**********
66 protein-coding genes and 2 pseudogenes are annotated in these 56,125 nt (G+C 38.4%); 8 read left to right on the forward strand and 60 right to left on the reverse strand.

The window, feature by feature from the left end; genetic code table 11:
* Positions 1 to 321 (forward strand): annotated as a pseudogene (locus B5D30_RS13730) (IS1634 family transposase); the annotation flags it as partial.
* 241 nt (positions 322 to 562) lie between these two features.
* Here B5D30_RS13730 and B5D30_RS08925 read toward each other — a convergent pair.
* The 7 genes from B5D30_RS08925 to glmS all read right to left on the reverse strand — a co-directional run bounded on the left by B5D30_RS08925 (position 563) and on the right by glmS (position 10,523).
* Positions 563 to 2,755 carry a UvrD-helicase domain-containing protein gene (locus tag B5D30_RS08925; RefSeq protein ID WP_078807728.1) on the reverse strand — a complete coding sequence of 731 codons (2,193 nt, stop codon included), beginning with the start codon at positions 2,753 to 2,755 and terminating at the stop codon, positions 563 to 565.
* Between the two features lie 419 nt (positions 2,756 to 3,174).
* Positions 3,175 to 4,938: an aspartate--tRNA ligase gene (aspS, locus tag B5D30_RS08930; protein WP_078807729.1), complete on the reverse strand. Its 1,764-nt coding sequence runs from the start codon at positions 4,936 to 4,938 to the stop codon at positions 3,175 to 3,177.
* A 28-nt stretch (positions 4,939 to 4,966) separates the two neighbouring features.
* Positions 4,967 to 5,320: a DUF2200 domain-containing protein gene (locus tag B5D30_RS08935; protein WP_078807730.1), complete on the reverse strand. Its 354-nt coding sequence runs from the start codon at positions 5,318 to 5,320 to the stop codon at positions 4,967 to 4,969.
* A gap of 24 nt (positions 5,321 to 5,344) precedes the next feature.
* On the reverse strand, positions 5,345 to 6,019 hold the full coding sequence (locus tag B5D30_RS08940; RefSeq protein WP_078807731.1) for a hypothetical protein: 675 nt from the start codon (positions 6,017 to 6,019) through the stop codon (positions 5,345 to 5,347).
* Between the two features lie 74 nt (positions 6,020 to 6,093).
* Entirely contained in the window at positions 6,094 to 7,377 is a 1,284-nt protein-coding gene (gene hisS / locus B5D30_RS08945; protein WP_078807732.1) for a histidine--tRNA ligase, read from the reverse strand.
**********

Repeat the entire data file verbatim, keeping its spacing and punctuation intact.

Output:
66 protein-coding genes and 2 pseudogenes are annotated in these 56,125 nt (G+C 38.4%); 8 read left to right on the forward strand and 60 right to left on the reverse strand.

The window, feature by feature from the left end; genetic code table 11:
* Positions 1 to 321 (forward strand): annotated as a pseudogene (locus B5D30_RS13730) (IS1634 family transposase); the annotation flags it as partial.
* 241 nt (positions 322 to 562) lie between these two features.
* Here B5D30_RS13730 and B5D30_RS08925 read toward each other — a convergent pair.
* The 7 genes from B5D30_RS08925 to glmS all read right to left on the reverse strand — a co-directional run bounded on the left by B5D30_RS08925 (position 563) and on the right by glmS (position 10,523).
* Positions 563 to 2,755 carry a UvrD-helicase domain-containing protein gene (locus tag B5D30_RS08925; RefSeq protein ID WP_078807728.1) on the reverse strand — a complete coding sequence of 731 codons (2,193 nt, stop codon included), beginning with the start codon at positions 2,753 to 2,755 and terminating at the stop codon, positions 563 to 565.
* Between the two features lie 419 nt (positions 2,756 to 3,174).
* Positions 3,175 to 4,938: an aspartate--tRNA ligase gene (aspS, locus tag B5D30_RS08930; protein WP_078807729.1), complete on the reverse strand. Its 1,764-nt coding sequence runs from the start codon at positions 4,936 to 4,938 to the stop codon at positions 3,175 to 3,177.
* A 28-nt stretch (positions 4,939 to 4,966) separates the two neighbouring features.
* Positions 4,967 to 5,320: a DUF2200 domain-containing protein gene (locus tag B5D30_RS08935; protein WP_078807730.1), complete on the reverse strand. Its 354-nt coding sequence runs from the start codon at positions 5,318 to 5,320 to the stop codon at positions 4,967 to 4,969.
* A gap of 24 nt (positions 5,321 to 5,344) precedes the next feature.
* On the reverse strand, positions 5,345 to 6,019 hold the full coding sequence (locus tag B5D30_RS08940; RefSeq protein WP_078807731.1) for a hypothetical protein: 675 nt from the start codon (positions 6,017 to 6,019) through the stop codon (positions 5,345 to 5,347).
* Between the two features lie 74 nt (positions 6,020 to 6,093).
* Entirely contained in the window at positions 6,094 to 7,377 is a 1,284-nt protein-coding gene (gene hisS / locus B5D30_RS08945; protein WP_078807732.1) for a histidine--tRNA ligase, read from the reverse strand.